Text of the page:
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Stories, updates, insights, and original analysis from The Planetary Society.

Door 16 in the 2010 advent calendar

Time to open the sixteenth door in the advent calendar. Where in the solar system is this widespread fan?

Come back, Venus.....

This image is so, so beautiful, and so, so sad.

Akatsuki enters orbit at Venus today!

In just a few hours, Venus will have a second orbiter. Japan's Akatsuki is due to start firing its orbit insertion engines on December 7.

Door 5 in the 2010 advent calendar

Time to open the fifth door in the advent calendar. Where in the solar system is this meandering river?

Venus: Not so neat and tidy as we thought

Pioneer Venus discovered a stable

Special report by Bill Nye from the VEXAG Meeting

Is Venus the forgotten planet, or just one that's hard to figure out?

One month, one journal, so many missed space stories!

Or: Emily reads you the table of contents of Icarus.

Hubble turns 20

Tomorrow is the 20th anniversary of the launch of the Hubble Space Telescope. It's hard to believe it's been going strong for so many years.

Venus Express evidence for recent hot-spot volcanism on Venus

Venus? What? Somebody still studies that planet? Yes, and in fact there's an active spacecraft there: Venus Express, the poor little sister to Mars Express.

LPSC: Venus

Despite the fact that I began my career in science doing research on Magellan images of Venus, I've often avoided Venus sessions at the Lunar and Planetary Science Conference because they've tended to be pointlessly contentious. But I decided to attend the one this year to see how things went.

Planetary Society Advent Calendar for December 22: Venus

Venus is such a beautiful, brilliant light in the sky. (When it's up; just now Venus is actually near solar conjunction, so we'll have to wait a bit for it to grace the heavens.)

MESSENGER gets two planets for the price of one

Here's a pretty shot of Mercury taken by MESSENGER on approach...but wait, what's that tiny little speck in the lower left corner of the photo?

Exciting Times Ahead: 2010 Will Sizzle, and 2011 Will Really Cook!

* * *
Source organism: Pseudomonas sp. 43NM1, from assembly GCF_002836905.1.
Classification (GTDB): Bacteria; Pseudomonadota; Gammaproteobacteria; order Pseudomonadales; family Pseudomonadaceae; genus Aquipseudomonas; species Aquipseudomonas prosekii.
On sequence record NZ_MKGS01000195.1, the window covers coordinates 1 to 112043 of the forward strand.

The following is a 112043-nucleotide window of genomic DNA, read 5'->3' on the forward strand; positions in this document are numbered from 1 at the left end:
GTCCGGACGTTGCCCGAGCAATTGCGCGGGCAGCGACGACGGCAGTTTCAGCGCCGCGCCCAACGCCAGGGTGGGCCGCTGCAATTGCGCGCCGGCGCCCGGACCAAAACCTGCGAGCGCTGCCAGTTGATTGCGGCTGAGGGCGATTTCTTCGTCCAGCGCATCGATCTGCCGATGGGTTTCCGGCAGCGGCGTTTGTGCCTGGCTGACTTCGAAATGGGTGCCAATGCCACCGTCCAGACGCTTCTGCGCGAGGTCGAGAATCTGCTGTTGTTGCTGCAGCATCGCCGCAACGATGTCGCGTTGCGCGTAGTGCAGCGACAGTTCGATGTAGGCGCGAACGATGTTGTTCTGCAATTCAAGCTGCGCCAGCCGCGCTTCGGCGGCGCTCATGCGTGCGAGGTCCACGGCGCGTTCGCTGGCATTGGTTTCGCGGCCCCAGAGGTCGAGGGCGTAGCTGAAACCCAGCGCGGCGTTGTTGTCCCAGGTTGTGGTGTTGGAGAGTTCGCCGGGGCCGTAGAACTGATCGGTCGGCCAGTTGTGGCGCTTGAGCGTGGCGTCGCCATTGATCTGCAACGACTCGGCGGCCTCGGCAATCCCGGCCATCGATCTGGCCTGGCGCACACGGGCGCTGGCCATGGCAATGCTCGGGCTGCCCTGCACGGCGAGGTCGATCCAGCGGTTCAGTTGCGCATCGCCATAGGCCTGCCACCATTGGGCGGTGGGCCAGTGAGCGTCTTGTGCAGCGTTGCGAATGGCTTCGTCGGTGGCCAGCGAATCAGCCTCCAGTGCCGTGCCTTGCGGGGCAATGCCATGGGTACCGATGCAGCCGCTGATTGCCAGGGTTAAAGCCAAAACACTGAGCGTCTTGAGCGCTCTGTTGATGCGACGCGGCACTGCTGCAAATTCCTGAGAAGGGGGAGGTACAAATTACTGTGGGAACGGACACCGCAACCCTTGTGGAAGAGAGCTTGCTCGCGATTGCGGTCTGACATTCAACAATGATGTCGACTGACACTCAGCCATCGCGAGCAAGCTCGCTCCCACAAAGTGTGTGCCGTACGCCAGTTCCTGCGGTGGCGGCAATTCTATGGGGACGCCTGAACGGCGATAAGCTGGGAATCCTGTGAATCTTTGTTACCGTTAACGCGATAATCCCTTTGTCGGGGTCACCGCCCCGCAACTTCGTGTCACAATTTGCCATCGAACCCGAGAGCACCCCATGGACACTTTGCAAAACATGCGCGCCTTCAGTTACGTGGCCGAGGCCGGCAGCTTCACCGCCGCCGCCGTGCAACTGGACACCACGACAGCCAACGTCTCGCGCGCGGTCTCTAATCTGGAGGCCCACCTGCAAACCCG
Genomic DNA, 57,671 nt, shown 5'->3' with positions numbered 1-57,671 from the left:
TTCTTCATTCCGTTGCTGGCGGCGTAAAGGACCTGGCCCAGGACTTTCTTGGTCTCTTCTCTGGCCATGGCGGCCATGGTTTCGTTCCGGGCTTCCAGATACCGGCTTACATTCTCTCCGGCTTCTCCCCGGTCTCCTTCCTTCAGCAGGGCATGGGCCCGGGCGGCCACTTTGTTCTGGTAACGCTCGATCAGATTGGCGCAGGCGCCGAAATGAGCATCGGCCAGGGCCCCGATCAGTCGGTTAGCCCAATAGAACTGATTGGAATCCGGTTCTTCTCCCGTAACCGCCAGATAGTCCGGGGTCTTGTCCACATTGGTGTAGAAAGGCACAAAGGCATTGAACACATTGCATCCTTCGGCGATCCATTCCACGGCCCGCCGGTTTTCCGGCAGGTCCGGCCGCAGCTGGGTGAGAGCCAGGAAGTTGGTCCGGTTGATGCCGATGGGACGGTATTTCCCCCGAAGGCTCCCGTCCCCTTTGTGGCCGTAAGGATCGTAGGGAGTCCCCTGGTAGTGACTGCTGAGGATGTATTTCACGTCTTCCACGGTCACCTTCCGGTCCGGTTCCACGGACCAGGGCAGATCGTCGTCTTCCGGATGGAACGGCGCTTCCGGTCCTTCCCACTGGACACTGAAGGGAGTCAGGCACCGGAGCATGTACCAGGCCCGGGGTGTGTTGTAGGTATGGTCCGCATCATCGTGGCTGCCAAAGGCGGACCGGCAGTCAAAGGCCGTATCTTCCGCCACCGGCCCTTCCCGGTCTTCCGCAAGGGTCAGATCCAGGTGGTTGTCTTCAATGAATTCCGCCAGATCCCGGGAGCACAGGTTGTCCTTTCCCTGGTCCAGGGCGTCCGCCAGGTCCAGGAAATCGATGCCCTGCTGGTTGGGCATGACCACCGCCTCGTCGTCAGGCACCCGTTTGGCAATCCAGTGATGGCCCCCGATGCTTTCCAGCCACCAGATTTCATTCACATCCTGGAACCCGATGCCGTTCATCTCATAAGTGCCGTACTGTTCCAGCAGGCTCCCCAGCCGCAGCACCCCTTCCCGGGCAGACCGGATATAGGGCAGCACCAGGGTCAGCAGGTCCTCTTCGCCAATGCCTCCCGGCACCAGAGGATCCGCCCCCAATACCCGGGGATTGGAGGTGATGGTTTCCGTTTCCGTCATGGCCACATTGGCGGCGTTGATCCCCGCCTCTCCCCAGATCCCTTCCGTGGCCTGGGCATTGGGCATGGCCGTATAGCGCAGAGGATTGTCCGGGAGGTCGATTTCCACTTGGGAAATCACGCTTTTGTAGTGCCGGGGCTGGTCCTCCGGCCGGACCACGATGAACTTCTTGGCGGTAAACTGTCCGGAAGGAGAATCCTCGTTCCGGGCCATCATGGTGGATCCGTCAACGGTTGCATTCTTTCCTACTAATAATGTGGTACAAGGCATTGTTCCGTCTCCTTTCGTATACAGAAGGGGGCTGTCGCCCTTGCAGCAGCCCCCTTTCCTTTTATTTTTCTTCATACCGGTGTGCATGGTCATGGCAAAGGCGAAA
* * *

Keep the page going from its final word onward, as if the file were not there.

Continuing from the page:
Today, I'm kicking the week off with a look at the unusually intense confluence of far flung planetary exploration that's just around the corner, starting the middle of next year.

LPSC: Thursday: Rovers, Titan, Mars, Venus Express, Neptune

I spent a large portion of the day at the Lunar and Planetary Institute's library and presented my own poster during the poster sessions, so my coverage of Thursday's sessions is limited.

Flyby of Venus Speeds MESSENGER Onward to Mercury

The MESSENGER spacecraft is zeroing in on Venus for the most significant gravity assist maneuver of its long journey to Mercury.

MESSENGER's Venus flyby successful

A press release just hit my mailbox stating that MESSENGER has been heard from since its Venus flyby, so there are now only four flybys to go before MESSENGER will be in orbit at Mercury!

New items on the website: Rover update and [email protected]

I just wanted to point out a couple of new items on the website.

Voyager's Last View

Home. Family. This will be Voyager's enduring legacy: It has changed forever the feelings raised by those words. Through its robotic eyes we have learned to see the solar system as our home. Through its portraits of the planets we know that they are part of our family. Apollo astronauts showed us a tiny Earth alone in the blackness of space. Now, with these images, Voyager has shown us that Earth is not really alone. Around our parent Sun orbit sibling worlds, companions as we travel through the Galaxy.

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Space is vast. There's a lot of exploring to do.

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